5 Reasons to Deliver a Great Speech

Here is a list of the most important 5 reasons to deliver a great speech. This will motivate you in improving your public speaking skills and give you a new perspective on how crucial gaining the attention of your audience is.

1. Get Feedback

Validating your concepts is one of the best reasons to speak in public. Let’s say you have a business idea you think’s gonna be the next Google. Well, that’s your opinion. Presenting it to a crowd is the first stress test. You’ll get a chance to see how well you can fit your unique value proposition in a 5 or 10 minute slot . You’ll see how people react to it. Whether they have question or whether your message is clear enough. You may choose to imagine the people in the audience as potential users and customers. If they ramp up a round of applause, you just may have a chance of turning the cool idea into a real business model. Otherwise – you probably should sleep on it and see what (else) you can come up with.

2. Gain Confidence

If what you are presenting actually is worth while, your audience will most likely let you know it. Even your competitors won’t be able to contain their enthusiasm. This will boost you ego-batteries and will help you stay up and running during long nights of work on your project. There is nothing more valuable than to see your work appreciated.

However, even the best idea needs a great speaker in order to be delivered properly to the public. All the more reason for you to improve your skills in this area.

3. Give worth to you ideas by sharing them with the world

Without its 350+ million users, Facebook is just an web application and a farm of servers. A great web application, but just an app nonetheless. The same way, the greatest assets of your business are just stuff without other people noticing then, appreciating them and wanting them. The understanding and appreciation of others is a prerequisite of any project you may have. This is another good reason for you to make serious efforts to spread the word. And a public presentation is the best opportunity for that: the passion, the enthusiasm and the intrinsic value your project encompasses can spread to a few hundred people in seconds.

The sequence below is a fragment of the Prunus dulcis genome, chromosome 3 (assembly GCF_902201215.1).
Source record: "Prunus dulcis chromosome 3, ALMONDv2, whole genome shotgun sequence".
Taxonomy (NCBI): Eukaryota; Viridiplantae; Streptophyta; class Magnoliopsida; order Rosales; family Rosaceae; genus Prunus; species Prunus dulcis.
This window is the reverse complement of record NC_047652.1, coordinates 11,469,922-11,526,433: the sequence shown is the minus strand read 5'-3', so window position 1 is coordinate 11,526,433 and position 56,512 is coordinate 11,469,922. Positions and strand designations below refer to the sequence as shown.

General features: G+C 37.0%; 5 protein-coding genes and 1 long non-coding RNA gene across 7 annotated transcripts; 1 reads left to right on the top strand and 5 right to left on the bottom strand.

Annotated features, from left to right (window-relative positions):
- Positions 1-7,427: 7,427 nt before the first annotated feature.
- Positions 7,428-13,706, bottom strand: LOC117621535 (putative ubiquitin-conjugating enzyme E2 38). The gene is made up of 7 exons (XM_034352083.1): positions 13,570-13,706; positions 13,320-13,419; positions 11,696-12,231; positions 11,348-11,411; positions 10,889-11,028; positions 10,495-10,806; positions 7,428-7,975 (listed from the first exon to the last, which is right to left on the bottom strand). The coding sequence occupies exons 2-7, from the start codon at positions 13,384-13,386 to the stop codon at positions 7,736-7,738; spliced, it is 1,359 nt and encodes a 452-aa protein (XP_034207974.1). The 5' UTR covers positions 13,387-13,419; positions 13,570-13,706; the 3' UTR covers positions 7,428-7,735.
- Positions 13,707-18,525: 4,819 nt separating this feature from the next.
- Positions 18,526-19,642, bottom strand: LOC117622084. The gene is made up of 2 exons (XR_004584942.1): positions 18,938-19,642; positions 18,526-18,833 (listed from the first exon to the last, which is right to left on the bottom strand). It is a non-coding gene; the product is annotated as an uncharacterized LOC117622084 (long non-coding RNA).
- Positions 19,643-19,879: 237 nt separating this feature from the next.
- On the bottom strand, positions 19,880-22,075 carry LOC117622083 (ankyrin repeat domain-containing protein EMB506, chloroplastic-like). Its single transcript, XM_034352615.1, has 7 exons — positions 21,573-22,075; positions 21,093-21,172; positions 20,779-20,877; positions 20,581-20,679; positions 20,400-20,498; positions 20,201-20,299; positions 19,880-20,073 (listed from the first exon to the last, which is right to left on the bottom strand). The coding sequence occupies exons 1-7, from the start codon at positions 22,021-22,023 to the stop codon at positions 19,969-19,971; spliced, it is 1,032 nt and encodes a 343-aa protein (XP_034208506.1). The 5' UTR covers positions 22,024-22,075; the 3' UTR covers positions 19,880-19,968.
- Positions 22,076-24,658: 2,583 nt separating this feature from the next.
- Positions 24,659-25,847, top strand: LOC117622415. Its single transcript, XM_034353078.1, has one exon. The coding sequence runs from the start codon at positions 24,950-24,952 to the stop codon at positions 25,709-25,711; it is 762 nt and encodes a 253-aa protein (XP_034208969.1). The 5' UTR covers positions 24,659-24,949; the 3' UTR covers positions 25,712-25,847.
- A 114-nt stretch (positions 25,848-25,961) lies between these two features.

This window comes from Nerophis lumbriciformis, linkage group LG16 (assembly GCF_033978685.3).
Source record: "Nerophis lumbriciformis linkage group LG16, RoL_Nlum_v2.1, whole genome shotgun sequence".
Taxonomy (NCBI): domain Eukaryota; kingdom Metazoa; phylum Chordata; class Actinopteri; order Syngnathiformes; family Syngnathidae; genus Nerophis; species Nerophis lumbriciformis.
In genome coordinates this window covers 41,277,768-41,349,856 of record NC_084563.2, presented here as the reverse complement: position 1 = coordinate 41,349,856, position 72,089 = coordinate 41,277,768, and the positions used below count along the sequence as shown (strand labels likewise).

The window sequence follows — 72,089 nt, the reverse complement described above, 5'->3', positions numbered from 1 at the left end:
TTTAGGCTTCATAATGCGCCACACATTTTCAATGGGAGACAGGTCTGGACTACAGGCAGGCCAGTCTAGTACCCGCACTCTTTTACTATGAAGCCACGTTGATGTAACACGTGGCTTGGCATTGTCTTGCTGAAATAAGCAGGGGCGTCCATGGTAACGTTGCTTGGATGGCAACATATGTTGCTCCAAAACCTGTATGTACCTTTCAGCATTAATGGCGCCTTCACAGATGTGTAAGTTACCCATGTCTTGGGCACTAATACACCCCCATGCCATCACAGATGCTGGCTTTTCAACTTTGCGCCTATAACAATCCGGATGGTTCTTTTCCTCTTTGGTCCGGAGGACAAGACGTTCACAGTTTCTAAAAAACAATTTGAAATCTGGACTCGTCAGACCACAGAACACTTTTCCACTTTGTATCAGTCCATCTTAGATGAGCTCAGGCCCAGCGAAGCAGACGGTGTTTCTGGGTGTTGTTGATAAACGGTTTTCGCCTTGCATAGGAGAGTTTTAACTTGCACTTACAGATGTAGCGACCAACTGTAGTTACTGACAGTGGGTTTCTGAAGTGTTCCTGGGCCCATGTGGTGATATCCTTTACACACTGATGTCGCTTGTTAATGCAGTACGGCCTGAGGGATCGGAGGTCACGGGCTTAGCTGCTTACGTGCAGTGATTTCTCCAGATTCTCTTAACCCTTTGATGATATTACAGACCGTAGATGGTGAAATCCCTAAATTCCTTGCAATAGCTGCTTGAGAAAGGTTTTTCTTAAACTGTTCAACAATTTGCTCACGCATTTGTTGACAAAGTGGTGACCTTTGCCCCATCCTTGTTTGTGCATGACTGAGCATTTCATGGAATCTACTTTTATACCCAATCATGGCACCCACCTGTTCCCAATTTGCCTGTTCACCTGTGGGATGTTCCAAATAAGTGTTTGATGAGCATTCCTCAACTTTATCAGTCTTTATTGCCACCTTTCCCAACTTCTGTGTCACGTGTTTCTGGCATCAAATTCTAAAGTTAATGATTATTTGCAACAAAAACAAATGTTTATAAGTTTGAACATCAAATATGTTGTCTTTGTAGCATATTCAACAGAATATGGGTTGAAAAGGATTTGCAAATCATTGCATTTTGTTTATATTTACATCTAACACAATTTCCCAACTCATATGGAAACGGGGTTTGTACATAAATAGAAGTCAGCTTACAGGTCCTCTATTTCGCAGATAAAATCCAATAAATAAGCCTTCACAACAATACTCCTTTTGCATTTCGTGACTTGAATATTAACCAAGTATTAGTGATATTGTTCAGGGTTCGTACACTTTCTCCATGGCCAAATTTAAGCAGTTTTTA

Not to mention, if you’re that good, they’ll be tweeting about it from the iPods and BlackBerrys in a matter of seconds.

Remember: a public presentation will reach your audience more than your presence in social media can ever hope to.

4. Attract resources

Speaking in public is a great way of pitching investors and new partners. Don’t be surprised if after a riveting presentation, some guy in a suit  will ask you questions about your project and tell you he’s willing to give some money for a piece of equity. Even better, your vision may resonate with people in the audience, some of which may be interested to become your partners and help you develop your business.

The truth is you cannot exactly now how it can happen, but delivering a great speech can only help you attract the resources you need in order to improve your initiatives.

5. Gain Trust

There is no better way to gain the trust of users, developers and customers than by delivering a strong message in an attractive, confident manner. No matter how many articles they read about you on TechCrunch, seeing/hearing you deliver or demonstrate a great product is always a richer experience. If in the 5-10 minutes, you’ll manage to get them hooked/curious, half of the battle is won. Don’t forget, enthusiasm is contagious and is airborne. Of course, you can hope to “infect” them with enthusiasm using the wonders of technology (Facebook, Twitter, LinkedIn, AdSense), but a first hand experience with you and your message is irreplaceable.

Delivering a great presentation is often the key to breaking through to those first hundred passionate users who can later help you in developing and evangelizing your product.

VisageCloud – Face recognition meets Big Data

Bogdan Written by:

One Comment

  1. Cosmin
    May 17, 2010

    dude, you want me to do proof-reading for you ? 3 posts now, and I’ve seen noticeable typos already :))

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